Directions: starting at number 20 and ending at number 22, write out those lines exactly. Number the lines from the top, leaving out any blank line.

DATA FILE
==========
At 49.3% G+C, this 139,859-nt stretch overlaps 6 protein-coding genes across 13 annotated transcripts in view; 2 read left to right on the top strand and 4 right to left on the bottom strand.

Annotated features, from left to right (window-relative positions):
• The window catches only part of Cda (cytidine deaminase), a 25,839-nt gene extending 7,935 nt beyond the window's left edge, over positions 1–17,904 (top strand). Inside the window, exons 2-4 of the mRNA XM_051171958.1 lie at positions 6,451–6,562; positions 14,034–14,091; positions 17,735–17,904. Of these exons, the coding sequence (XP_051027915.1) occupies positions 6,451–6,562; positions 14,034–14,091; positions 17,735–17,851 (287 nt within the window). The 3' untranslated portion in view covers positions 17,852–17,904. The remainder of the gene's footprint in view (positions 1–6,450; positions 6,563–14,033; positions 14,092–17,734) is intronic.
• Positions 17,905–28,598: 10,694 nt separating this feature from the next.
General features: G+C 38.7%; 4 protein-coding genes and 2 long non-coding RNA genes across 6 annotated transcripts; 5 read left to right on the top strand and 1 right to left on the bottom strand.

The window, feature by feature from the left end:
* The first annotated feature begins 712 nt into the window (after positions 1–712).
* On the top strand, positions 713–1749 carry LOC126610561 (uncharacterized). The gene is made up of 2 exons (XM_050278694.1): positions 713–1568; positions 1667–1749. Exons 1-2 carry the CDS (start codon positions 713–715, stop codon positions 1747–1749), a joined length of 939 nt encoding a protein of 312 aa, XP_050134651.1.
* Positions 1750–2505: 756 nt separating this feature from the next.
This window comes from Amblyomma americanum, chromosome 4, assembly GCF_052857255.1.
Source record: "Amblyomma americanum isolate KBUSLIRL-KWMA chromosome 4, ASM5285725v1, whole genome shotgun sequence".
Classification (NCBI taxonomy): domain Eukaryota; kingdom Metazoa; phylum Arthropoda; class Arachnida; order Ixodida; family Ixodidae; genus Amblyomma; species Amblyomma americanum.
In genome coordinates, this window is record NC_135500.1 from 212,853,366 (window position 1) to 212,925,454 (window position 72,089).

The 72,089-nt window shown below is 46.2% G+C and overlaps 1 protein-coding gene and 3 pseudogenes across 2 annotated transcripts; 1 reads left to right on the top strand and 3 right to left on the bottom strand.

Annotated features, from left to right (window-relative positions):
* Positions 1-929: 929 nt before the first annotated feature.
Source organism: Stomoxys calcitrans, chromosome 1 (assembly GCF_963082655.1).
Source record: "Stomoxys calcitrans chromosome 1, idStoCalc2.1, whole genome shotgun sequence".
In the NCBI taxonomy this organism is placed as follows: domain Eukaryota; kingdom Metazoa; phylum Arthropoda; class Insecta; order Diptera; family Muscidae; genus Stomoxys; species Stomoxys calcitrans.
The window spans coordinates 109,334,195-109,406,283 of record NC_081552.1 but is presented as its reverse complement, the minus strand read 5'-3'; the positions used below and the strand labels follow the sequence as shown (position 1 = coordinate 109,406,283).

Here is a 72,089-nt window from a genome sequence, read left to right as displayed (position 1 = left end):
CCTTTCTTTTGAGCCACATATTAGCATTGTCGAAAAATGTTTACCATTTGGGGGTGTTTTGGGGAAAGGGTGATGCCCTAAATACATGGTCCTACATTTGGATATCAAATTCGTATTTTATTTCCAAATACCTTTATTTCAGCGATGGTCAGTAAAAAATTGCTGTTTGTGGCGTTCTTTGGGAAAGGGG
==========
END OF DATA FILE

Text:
The window spans coordinates 109,334,195-109,406,283 of record NC_081552.1 but is presented as its reverse complement, the minus strand read 5'-3'; the positions used below and the strand labels follow the sequence as shown (position 1 = coordinate 109,406,283).

Here is a 72,089-nt window from a genome sequence, read left to right as displayed (position 1 = left end):
CCTTTCTTTTGAGCCACATATTAGCATTGTCGAAAAATGTTTACCATTTGGGGGTGTTTTGGGGAAAGGGTGATGCCCTAAATACATGGTCCTACATTTGGATATCAAATTCGTATTTTATTTCCAAATACCTTTATTTCAGCGATGGTCAGTAAAAAATTGCTGTTTGTGGCGTTCTTTGGGAAAGGGG